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You call this a recession?


You call this a recession?


I’m not going to be popular for saying this, but I don’t think most Australian consumers are really suffering in the current economic climate.

It might be coming, but the recession is not here yet. And it may not come at all.

I know what you’re thinking: haven’t I been following the doom and gloom pundits in the papers and earnest international economists on the telly? Where have I been hiding over the last six months? Iceland?

Well, talking to about 2,000 Australians online, actually. And what they are saying about their finances and the economy just might surprise you.

Shell be right!

Sure, rising interest rates, petrol and food prices are no fun and they are hurting some people. Some Australian households are tightening their belts by cutting food and fuel bills, delaying holidays, even canceling cable TV/internet.

But surprisingly the majority of people we interviewed recently for our ‘state of the wallet’ study are telling us they are doing just fine, thank you. In fact, 38% feel better than worse off compared to how they were doing a year ago. A further 36% say there’s been no change in their financial situation.

Yeah, but they are just telling you what they think you want to hear, you say. Strangely enough, we’ve found over the years that people are often more honest and upfront when they talk about their financial situation online than by phone or in person.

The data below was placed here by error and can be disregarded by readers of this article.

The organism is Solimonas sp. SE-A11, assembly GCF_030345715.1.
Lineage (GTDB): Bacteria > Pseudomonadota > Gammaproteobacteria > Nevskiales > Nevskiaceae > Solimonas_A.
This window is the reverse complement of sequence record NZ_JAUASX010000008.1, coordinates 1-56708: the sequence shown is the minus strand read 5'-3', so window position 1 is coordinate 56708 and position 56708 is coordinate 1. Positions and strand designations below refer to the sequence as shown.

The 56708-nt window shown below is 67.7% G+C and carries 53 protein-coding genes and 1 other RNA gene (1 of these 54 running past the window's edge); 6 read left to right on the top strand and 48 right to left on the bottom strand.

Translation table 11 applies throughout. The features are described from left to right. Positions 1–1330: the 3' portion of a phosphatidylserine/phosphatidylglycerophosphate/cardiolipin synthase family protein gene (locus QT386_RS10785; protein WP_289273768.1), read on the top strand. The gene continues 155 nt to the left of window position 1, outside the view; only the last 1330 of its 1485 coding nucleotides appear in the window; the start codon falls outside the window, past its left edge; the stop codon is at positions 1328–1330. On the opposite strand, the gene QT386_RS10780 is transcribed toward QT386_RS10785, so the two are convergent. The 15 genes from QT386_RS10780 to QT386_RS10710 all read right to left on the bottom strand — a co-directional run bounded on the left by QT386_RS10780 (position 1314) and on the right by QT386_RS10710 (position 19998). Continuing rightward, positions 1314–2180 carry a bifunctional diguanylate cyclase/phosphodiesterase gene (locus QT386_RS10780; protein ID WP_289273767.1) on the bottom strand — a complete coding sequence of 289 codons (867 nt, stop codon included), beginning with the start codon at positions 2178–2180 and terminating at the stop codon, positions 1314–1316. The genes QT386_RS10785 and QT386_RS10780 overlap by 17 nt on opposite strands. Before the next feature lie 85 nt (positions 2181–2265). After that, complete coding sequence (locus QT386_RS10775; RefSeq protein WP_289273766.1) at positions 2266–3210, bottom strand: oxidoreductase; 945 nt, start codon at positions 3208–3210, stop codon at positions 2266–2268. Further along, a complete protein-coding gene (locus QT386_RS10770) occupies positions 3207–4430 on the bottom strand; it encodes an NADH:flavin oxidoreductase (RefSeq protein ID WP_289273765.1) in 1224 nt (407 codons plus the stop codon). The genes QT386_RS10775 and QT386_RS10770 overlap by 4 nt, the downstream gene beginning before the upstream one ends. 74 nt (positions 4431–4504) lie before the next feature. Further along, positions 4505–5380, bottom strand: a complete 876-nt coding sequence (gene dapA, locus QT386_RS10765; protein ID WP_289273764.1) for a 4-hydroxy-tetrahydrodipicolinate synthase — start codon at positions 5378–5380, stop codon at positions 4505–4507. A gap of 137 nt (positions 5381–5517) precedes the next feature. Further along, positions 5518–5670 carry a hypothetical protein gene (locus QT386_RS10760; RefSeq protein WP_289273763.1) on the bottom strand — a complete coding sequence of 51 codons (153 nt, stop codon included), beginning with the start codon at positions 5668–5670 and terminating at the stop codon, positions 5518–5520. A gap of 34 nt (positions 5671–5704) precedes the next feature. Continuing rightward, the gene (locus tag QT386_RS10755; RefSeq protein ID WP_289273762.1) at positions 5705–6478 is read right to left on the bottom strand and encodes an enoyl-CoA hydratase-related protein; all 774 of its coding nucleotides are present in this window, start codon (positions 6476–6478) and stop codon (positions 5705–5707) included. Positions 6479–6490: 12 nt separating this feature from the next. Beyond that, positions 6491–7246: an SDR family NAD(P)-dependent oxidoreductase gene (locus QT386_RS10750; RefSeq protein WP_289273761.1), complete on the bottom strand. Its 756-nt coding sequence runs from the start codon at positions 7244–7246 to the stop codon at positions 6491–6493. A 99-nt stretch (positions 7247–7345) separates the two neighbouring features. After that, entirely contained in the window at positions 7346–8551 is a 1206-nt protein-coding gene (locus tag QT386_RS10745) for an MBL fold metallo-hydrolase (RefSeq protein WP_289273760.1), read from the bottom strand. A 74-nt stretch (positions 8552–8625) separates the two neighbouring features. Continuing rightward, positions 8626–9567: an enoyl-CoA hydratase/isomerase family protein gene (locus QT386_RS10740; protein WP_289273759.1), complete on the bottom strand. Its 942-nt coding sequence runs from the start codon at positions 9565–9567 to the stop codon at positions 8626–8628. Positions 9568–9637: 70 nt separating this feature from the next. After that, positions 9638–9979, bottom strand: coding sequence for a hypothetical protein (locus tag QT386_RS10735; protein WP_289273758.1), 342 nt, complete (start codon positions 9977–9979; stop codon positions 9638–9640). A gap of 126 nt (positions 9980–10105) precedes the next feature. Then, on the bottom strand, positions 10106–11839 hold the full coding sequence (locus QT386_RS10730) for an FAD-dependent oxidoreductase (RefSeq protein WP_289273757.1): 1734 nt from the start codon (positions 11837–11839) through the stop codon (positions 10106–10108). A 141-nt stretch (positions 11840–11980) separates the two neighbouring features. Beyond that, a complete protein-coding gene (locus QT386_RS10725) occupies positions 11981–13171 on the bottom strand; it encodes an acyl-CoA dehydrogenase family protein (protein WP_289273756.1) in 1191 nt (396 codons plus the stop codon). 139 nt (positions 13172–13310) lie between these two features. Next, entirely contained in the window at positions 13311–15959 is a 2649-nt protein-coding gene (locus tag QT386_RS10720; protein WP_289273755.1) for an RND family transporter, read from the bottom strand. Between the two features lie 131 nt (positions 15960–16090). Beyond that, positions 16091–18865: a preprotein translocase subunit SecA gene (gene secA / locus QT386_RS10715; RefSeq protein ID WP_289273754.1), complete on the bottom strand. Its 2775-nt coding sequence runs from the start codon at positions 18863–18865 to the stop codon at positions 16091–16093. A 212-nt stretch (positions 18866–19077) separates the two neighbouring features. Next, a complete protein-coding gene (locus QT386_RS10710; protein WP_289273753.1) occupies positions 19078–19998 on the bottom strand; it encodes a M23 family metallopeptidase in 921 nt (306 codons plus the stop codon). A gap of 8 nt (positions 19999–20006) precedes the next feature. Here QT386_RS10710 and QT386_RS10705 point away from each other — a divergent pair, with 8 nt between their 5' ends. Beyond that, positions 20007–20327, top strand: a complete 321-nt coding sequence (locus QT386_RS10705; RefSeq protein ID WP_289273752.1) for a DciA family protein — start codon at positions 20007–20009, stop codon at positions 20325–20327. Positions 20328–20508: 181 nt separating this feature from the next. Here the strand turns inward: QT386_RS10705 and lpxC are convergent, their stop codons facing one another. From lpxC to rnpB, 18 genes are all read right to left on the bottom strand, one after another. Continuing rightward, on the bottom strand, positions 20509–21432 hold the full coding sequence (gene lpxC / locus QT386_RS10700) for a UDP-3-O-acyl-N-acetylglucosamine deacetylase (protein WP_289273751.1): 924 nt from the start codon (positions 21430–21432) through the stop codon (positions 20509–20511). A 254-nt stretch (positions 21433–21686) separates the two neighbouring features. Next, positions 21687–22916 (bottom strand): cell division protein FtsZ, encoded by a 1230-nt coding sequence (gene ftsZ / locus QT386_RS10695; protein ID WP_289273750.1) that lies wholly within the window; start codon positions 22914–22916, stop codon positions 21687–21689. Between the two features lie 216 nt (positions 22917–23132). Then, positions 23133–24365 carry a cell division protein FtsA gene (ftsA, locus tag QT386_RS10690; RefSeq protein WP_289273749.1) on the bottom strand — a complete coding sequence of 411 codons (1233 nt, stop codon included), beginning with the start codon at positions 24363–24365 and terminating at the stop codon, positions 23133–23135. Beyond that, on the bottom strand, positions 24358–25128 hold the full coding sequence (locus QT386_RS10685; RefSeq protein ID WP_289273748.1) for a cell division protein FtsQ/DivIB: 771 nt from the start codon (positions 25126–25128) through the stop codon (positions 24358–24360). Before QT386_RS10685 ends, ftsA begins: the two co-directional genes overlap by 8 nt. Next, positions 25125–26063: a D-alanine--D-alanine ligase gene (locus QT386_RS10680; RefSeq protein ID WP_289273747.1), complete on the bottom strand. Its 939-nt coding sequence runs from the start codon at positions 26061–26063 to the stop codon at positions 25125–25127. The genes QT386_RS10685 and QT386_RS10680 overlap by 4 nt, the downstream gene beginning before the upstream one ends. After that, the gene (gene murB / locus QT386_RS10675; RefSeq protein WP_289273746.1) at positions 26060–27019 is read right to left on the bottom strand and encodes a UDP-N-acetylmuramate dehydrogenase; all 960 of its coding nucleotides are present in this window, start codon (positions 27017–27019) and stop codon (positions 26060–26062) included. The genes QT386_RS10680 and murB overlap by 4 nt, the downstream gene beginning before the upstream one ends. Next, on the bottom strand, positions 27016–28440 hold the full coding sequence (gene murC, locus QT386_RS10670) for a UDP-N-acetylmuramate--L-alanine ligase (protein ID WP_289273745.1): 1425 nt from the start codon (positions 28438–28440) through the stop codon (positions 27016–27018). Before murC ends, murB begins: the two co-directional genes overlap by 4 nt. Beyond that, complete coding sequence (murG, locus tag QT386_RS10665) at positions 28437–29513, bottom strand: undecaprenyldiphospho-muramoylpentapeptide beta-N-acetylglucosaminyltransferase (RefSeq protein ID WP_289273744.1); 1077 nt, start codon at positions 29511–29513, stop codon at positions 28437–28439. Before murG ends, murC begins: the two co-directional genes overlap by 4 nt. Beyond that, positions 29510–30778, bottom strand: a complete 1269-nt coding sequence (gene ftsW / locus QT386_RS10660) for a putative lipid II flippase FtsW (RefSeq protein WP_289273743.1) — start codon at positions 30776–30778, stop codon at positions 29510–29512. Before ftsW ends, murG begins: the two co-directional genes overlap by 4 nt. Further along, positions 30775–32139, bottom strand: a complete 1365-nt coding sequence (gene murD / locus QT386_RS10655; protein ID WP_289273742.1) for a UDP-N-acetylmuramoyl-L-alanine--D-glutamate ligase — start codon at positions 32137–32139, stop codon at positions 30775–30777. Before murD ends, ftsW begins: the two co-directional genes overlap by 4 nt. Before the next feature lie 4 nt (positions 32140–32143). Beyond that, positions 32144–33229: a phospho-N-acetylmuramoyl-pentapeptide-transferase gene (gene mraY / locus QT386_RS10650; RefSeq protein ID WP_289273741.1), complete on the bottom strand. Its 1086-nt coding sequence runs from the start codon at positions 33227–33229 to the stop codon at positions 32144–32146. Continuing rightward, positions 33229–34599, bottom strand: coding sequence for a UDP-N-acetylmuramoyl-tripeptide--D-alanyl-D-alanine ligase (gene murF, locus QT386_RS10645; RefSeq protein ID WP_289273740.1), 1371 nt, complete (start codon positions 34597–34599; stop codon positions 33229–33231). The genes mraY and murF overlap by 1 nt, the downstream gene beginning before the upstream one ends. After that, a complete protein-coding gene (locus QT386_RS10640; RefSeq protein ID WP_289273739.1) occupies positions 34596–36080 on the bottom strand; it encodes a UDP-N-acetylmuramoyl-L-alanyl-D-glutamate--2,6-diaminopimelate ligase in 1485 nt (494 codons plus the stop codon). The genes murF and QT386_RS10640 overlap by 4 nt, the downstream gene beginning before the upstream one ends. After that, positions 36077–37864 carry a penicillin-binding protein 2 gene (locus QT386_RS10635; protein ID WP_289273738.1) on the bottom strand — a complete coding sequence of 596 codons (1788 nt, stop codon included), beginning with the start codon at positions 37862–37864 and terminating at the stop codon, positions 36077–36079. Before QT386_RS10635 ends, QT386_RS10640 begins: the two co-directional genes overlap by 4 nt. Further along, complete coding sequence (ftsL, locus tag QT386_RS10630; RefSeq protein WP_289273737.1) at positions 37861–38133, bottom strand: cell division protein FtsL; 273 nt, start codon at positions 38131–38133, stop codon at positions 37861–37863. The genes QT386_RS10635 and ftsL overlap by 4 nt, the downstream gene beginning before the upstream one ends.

So that left just 27% who say they are worse off, a surprisingly small number given the doom and gloom stories in the news.

Why are people feeling okay? Consistent tax rate cuts have benefited most of us, leaving us more disposable income. Another thing? Only one third of Australians have a mortgage and are thus exposed to interest rate hikes.

In addition, most people say they aren’t worried about their jobs. Businesses are unlikely to shed employees, even if there is a mild downturn in the economy, because this is still a period of chronic skill shortages. And finally, a lot of people think the Rudd Government is delivering better benefits that help working families.

Whos happy? Why the young, of course!

So who’s feeling okay? Definitely the young (and people in WA and Tasmania). The demographic lovingly referred to as Generation Y is still spending money.

With so many Gen Yers still living at home, it is not surprisingly that they are less affected by economic downturns compared to home owners, people with children or older people whose income may have plateaued and whose super is down the tubes.

Generation Y is the least likely to own a home, credit card or car. So they don’t have the big expenses. Also they are more likely to be receiving pay rises and promotions at this stage in their life. They’re sweet.

The ones starting to feel the pinch are those aged 50-60. Despite having the highest amount of savings/investments, their income levels have plateaued and possibly declined through going part time or having retired. In addition, their super funds are down.

If there is any cost cutting going on, it’s most prevalent between the ages of 30-39 years old. Having a large mortgage and young family are typical of this age group, putting increased pressure on the family wallet, but when has it ever not?

Overall, our survey suggests that people are not feeling the pinch as much as the media suggests. While there are undoubtedly small pockets of people who are feeling worse off at the moment, it could be argued these pockets could easily be attributed to traditional dynamics such as growing older, retiring, buying property, having families and so on.

Dont worry, be happy

So keep a good thought: the recession might be coming, but it’s not here … yet.


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